What are these Policies?
The Sunshine Policy was first enacted by Kim Dae-Jong as a means to cull the tension between North and South Korea It encouraged interaction and economic assistance. The sunshine policy aims to achieve a state of peaceful coexistence in the peninsula holding both Koreas by changing North Korea through mutual exchange, reconciliation, and cooperation. The South Korean government designed this policy in hopes that North Korea will reform and be more open, which in turn would lead to tensions lifting between the South and the North and ultimately end state of confrontation between the two. This policy is adopted by the more liberal presidents that led South Korea, such as Moon Jae In, Roh Moo-Hyun, and Kim Dae-Jung.
|The Sunshine Policy||The Strain Policy|
|seeks giving active support to the North||seeks battle of attrition with the North|
|backed by Liberal S.Korean presidents||backed by Conservative S.Korean presidents|
|less hostile in hopes of integration||more hostile in hopes of a country’s self-implosion|
Which direction should a unified Korea take?
Contrary to my belief, the book A Search for a Unified Korea by Eui-gak Hwang also addresses both the strain policy and the sunshine policy, but takes the stance that the Strain Policy would be a better option than the Sunshine Policy because in order to relieve the North Koreans from the grasp of the North Korean leader at the time, Kim Jong-Un. Eui-gak Hwang emphasizes that going with the strain policy would not only destroy North Korea’s nuclear weapon capabilities in its entirety, but also eliminate the threats of a rogue regime, while the Sunshine Policy would only extend the lifespan of North Korea’s longevity, increasing the opportunity costs of the constant delay on reunification.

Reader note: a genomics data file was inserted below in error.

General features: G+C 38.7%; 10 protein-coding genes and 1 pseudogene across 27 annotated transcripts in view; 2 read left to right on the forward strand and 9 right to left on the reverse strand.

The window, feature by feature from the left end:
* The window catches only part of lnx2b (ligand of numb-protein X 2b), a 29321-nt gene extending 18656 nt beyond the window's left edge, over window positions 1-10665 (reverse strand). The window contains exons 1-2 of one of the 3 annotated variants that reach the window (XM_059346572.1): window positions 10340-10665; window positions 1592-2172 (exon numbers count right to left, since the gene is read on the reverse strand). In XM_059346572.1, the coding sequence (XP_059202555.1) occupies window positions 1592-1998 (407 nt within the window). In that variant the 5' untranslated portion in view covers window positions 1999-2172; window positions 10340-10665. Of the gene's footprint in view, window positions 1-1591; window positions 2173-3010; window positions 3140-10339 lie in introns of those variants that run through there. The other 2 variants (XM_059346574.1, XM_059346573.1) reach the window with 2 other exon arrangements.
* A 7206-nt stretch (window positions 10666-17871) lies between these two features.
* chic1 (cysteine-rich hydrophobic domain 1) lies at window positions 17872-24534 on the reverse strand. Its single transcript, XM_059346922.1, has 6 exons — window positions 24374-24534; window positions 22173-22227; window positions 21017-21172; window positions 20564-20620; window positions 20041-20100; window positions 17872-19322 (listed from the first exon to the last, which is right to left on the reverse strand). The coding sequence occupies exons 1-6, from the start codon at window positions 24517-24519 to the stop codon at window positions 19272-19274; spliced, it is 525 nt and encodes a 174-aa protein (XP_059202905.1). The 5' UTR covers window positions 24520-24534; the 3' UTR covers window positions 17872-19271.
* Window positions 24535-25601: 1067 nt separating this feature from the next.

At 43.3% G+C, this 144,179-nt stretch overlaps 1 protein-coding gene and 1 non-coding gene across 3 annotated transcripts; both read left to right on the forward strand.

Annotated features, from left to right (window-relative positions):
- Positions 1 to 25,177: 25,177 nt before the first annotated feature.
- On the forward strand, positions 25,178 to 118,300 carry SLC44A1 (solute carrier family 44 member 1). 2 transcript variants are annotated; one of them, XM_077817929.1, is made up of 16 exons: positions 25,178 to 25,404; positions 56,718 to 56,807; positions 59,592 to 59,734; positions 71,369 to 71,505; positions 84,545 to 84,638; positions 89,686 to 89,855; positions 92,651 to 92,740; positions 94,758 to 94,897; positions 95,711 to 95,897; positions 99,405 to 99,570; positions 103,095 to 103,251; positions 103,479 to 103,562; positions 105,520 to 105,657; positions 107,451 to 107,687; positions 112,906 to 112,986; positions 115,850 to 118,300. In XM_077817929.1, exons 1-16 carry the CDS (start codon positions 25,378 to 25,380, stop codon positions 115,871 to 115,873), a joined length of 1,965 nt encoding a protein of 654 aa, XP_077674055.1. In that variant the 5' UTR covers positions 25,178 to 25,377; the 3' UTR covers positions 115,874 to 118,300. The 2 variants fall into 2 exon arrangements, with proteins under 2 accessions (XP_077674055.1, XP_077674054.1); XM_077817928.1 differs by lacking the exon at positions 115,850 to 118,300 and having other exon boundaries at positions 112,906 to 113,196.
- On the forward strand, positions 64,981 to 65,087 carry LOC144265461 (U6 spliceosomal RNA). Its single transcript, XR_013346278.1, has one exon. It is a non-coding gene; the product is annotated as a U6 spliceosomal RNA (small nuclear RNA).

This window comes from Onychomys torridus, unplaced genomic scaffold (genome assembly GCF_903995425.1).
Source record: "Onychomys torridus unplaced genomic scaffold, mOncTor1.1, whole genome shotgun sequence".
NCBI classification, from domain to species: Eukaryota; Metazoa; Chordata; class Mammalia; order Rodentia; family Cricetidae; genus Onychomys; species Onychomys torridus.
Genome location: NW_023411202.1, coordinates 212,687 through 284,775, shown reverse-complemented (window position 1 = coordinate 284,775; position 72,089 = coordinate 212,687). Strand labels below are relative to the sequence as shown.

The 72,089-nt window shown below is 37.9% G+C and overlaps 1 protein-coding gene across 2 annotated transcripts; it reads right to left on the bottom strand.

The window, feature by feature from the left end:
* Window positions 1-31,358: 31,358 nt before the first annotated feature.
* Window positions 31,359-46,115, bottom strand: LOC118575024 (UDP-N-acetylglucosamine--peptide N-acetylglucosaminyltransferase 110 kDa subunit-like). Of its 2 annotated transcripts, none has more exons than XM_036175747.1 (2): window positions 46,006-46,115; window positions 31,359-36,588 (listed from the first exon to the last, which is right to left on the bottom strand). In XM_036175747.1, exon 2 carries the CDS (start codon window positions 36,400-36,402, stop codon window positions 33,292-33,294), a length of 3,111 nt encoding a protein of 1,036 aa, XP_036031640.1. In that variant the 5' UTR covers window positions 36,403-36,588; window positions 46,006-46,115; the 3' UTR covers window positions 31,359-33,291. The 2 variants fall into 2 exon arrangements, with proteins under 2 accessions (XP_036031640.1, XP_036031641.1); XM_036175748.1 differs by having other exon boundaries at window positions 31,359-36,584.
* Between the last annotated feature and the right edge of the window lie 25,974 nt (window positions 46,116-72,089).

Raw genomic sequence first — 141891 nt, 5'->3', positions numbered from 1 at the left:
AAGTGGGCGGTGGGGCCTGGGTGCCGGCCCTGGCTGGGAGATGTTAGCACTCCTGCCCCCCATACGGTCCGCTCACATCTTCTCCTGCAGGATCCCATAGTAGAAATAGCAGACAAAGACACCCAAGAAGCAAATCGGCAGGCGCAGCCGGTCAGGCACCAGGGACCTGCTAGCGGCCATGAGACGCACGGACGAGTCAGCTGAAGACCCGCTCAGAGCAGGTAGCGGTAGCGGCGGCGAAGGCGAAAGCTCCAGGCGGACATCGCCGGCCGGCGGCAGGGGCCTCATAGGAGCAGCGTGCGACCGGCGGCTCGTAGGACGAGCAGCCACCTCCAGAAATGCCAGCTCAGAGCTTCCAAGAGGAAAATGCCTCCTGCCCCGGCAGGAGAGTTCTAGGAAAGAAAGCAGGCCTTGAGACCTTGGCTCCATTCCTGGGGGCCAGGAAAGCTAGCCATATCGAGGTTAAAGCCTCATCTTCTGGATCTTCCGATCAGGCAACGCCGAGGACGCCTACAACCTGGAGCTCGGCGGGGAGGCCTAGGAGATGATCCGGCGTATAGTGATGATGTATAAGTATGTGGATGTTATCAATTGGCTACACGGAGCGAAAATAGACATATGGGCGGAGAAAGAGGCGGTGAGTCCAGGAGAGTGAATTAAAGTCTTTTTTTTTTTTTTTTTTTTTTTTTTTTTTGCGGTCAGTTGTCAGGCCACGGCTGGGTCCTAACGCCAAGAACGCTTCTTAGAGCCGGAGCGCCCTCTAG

On the other hand, I believe that the Sunshine Policy will work in the favor of a stronger unified Korea because of several reasons. First of all, there is the significance of historical precedence, where any policy that was specifically designed to bring down totalitarian regimes through political pressure and containment has ever succeeded. Precedents for these incidences include the United States’ policies toward Cuba, Iraq, and Libya. Secondly, if the South can show North Korea that it has nothing to lose, but everything to gain from economic cooperation, it may reconsider military advancement on the South. In conclusion, I believe that the Sunshine Policy is something that is decided through logical decision-making processes, but first must be dealt with by mustering public opinion and establishing a moral foundation.